Almost 1800 High Street shops close in 2017
Latest figures on the High Street reveals a net loss of some 1,772 shops in 2017 as more closed then new stores opened. In particular clothing and shoe shops are seeing the fastest rate of closure but some sectors including beauty salons, coffee shops, ice cream parlours and bookshops are seeing slightly increased numbers. This indicates that whilst purchases are moving online, service type retail offering experiences are prospering on the High Street.
Bookshops are a particularly interesting phenomenon, bucking the trend of a move online – The British love of a physical book hasn’t diminished. It’s less surprising that fashion is struggling on the high street as it’s one of the fastest growing categories on marketplaces and shoppers increasing buy online with retailers such as ASOS reporting sales 27% up compared to the previous six months.
“The retail industry and those connected to it have long suspected the volatility of the UK high street, and these latest findings from PwC and The Local Data Company confirm the full extent of the situation. Roughly 4,000 high street shops opened in 2017, the lowest since 2010, and this number was far outweighed by the number of shopfront closures (almost 6,000). There’s no denying shoppers are reconsidering how they spend their money and expectations are changing due to increasing competition from online retailers. As a result, pressure is mounting on independent sellers to cater to increasingly unique customer delivery needs while planning for sustainable growth. Our own research certainly shows steady growth over the same period in parcel volume (8% increase YoY from 2016-2017) supporting the idea that eCommerce will continue to grow as an important source of retail revenue.”
– Daniel Ennor, Commerical Director – GFS
Bad news for the High Street won’t necessarily be good news for online, although websales are certainly growing. A second factor is the economy and as consumers feel the pinch retail is one of the areas where discretionary spend can be reined in. Consumers will be more demanding when they do spend their money whether this be delivery choice, returns options, mobile experiences, or simply value.
With the High Street being a traditionally expensive proposition, there are no signs that the trend to close stores will slow with Maplin and Toysrus disappearing and Mothercare, Carpetright, New Look and Claire’s Accessories (at least in the US) all giving profits warnings.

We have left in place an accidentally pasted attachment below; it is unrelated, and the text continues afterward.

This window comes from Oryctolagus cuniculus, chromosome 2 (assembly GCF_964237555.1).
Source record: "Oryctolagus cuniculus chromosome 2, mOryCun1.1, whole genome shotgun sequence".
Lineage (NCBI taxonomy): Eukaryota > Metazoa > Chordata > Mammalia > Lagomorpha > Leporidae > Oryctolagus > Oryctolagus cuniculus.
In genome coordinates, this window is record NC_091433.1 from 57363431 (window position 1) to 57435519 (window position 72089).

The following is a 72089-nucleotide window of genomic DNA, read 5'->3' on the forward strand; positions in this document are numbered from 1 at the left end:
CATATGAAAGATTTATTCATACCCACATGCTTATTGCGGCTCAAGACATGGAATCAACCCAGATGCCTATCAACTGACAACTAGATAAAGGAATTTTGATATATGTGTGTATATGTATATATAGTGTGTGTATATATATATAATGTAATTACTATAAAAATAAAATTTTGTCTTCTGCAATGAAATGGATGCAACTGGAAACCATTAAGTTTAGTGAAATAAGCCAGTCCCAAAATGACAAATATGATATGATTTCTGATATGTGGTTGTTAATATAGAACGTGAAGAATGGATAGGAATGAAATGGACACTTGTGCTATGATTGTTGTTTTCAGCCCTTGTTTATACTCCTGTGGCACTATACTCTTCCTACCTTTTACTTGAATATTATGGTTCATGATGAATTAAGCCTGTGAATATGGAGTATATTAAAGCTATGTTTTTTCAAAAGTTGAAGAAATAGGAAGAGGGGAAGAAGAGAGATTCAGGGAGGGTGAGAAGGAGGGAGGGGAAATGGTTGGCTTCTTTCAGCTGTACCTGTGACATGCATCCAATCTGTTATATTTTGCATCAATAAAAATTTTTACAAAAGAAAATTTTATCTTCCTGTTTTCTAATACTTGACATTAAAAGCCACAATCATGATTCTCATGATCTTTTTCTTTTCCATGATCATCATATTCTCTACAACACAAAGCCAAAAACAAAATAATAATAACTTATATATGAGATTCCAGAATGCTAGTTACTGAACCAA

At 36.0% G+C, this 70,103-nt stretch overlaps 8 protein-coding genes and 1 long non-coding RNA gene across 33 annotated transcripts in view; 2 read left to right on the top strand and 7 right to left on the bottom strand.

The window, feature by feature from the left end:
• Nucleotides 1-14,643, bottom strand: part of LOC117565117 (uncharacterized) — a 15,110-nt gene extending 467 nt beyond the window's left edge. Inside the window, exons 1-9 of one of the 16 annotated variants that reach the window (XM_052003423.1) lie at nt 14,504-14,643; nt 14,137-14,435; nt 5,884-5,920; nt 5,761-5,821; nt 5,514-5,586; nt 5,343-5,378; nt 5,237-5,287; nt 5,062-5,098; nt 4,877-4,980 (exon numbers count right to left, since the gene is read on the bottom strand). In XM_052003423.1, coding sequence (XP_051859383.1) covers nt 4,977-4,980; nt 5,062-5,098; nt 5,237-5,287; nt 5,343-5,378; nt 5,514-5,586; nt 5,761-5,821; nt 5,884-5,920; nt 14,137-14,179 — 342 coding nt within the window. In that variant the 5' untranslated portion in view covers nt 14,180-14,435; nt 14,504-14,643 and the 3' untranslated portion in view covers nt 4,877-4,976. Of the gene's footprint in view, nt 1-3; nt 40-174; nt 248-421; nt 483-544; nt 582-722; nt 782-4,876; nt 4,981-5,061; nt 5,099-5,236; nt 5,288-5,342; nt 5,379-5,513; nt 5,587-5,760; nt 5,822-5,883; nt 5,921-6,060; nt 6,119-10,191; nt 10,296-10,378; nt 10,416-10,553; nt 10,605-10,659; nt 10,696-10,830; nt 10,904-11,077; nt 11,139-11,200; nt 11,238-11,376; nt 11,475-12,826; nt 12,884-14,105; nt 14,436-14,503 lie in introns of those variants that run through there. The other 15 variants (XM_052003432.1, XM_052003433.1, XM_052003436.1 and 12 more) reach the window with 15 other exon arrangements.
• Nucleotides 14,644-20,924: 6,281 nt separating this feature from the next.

You might be forgiven for being sucked into the story that the High Street is dead, never to recover. The truth is that the High Street is still evolving with retailers employing technology to assist (e.g. Zara with Artificial Intelligence). Retailers are also turning ever more to mobile (and that means the Internet) to better serve customers with new ways to buy.
For online retailers, whilst lower discretionary spend for consumers is bad news, will need to sharpen their offers both on their websites and marketplaces with value, convenience and service being their best weapons to compete against the High Street retailers, who with the large real estate inventory and staffing costs are less nimble and able to react quickly to changing consumer habits.
“Second factor is the economy”, I would class it is the main factor. We have become poundshop Britain. Consumers have been feeling the pinch for over 10 years I would say.
We are just the 51st state just go an look at your average US town high street or Mall out of the tourist traps to see how your high Street is going to evolve.
“The truth is that the High Street is still evolving with retailers employing technology to assist (e.g. Zara with Artificial Intelligence)”
What a defunct waste of technology.
The utilised AR so they could shout “Technology!” while doing something that’s been possible, easier, for decades.
Know whats easier than pointing your phone at a prompt screen, to watch a tiny phone video?
just having the video on the prompt screen. :-O gasp shock wows.
same outcome, better result, less friction, less effort, but you can’t shout “Technology!” at dumb people and hope they’ll believe it.
and if the best response High Street retail has to online tech, is “watch a short video”, then it’s no surprise they’re dead/dying.
online can do video, online does video infinitely better than in-store. if you want to win this fight focus on things online CAN’T do, there’s plenty of them to look at.